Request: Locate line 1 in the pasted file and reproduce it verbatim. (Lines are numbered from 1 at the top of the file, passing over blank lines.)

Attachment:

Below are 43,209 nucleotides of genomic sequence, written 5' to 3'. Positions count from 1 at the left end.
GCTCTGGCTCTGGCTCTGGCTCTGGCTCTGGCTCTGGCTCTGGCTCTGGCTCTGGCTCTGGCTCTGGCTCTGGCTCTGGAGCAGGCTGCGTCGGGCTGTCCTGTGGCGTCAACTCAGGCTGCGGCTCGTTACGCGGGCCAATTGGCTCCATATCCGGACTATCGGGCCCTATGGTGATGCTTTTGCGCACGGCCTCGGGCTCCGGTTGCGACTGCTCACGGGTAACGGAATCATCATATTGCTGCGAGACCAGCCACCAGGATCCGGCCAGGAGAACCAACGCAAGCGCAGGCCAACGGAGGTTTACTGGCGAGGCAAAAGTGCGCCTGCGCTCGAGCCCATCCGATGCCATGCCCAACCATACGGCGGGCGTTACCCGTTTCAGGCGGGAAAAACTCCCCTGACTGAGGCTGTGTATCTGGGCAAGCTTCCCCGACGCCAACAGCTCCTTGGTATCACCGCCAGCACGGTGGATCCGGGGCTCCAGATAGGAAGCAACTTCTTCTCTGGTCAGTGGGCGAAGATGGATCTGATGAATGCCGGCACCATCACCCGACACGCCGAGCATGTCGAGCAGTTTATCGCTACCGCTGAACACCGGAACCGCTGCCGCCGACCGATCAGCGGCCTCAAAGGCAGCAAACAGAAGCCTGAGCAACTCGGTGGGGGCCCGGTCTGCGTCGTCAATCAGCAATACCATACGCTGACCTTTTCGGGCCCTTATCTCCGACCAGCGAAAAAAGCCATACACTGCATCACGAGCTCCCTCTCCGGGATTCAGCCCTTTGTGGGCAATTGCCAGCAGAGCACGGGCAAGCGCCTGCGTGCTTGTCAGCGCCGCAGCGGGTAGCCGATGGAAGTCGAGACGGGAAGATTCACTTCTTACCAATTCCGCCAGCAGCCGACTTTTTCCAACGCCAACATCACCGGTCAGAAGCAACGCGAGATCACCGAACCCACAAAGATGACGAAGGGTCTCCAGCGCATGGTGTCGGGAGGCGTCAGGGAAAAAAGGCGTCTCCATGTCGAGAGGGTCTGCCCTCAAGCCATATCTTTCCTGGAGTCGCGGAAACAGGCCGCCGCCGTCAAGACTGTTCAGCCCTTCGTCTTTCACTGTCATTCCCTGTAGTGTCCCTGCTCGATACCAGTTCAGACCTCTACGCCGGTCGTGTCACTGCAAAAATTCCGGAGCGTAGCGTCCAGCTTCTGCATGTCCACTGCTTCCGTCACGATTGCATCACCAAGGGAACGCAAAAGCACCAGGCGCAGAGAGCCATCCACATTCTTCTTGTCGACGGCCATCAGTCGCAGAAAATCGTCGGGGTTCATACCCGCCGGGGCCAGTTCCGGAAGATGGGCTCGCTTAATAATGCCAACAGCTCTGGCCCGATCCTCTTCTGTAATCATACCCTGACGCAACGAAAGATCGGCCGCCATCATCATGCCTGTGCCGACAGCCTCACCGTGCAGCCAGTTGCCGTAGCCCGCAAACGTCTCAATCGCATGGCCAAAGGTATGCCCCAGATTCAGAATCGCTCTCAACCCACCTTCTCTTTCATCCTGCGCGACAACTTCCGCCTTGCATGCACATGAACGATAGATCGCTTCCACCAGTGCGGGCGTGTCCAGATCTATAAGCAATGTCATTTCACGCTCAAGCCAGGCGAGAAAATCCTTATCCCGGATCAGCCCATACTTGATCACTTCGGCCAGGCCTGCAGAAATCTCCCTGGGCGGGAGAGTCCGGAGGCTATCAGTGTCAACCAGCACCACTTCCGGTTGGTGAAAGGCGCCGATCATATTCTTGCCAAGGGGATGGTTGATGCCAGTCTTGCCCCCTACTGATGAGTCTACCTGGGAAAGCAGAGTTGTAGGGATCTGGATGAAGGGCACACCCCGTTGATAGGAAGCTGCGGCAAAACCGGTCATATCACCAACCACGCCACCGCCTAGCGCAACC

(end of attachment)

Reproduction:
Below are 43,209 nucleotides of genomic sequence, written 5' to 3'. Positions count from 1 at the left end.